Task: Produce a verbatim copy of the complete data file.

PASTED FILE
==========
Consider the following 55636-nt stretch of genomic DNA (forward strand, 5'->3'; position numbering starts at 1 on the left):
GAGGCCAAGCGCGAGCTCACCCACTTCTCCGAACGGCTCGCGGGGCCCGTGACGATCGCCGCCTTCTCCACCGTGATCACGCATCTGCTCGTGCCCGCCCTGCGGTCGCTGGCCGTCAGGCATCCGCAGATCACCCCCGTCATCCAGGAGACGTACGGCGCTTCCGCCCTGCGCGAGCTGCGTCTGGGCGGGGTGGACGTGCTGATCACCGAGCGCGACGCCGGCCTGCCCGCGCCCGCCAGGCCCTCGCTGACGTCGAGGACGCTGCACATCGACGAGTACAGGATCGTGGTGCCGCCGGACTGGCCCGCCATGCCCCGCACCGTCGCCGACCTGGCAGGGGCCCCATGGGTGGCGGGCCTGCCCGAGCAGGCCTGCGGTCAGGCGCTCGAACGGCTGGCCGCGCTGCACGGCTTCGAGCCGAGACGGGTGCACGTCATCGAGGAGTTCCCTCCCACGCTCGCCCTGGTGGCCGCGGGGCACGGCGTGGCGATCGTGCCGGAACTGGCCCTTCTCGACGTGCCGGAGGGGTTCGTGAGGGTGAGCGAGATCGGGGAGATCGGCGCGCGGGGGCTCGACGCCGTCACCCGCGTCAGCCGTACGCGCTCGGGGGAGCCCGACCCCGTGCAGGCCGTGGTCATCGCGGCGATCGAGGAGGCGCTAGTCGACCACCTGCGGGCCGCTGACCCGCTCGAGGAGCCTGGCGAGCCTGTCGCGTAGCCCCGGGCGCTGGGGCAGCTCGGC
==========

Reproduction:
Consider the following 55636-nt stretch of genomic DNA (forward strand, 5'->3'; position numbering starts at 1 on the left):
GAGGCCAAGCGCGAGCTCACCCACTTCTCCGAACGGCTCGCGGGGCCCGTGACGATCGCCGCCTTCTCCACCGTGATCACGCATCTGCTCGTGCCCGCCCTGCGGTCGCTGGCCGTCAGGCATCCGCAGATCACCCCCGTCATCCAGGAGACGTACGGCGCTTCCGCCCTGCGCGAGCTGCGTCTGGGCGGGGTGGACGTGCTGATCACCGAGCGCGACGCCGGCCTGCCCGCGCCCGCCAGGCCCTCGCTGACGTCGAGGACGCTGCACATCGACGAGTACAGGATCGTGGTGCCGCCGGACTGGCCCGCCATGCCCCGCACCGTCGCCGACCTGGCAGGGGCCCCATGGGTGGCGGGCCTGCCCGAGCAGGCCTGCGGTCAGGCGCTCGAACGGCTGGCCGCGCTGCACGGCTTCGAGCCGAGACGGGTGCACGTCATCGAGGAGTTCCCTCCCACGCTCGCCCTGGTGGCCGCGGGGCACGGCGTGGCGATCGTGCCGGAACTGGCCCTTCTCGACGTGCCGGAGGGGTTCGTGAGGGTGAGCGAGATCGGGGAGATCGGCGCGCGGGGGCTCGACGCCGTCACCCGCGTCAGCCGTACGCGCTCGGGGGAGCCCGACCCCGTGCAGGCCGTGGTCATCGCGGCGATCGAGGAGGCGCTAGTCGACCACCTGCGGGCCGCTGACCCGCTCGAGGAGCCTGGCGAGCCTGTCGCGTAGCCCCGGGCGCTGGGGCAGCTCGGC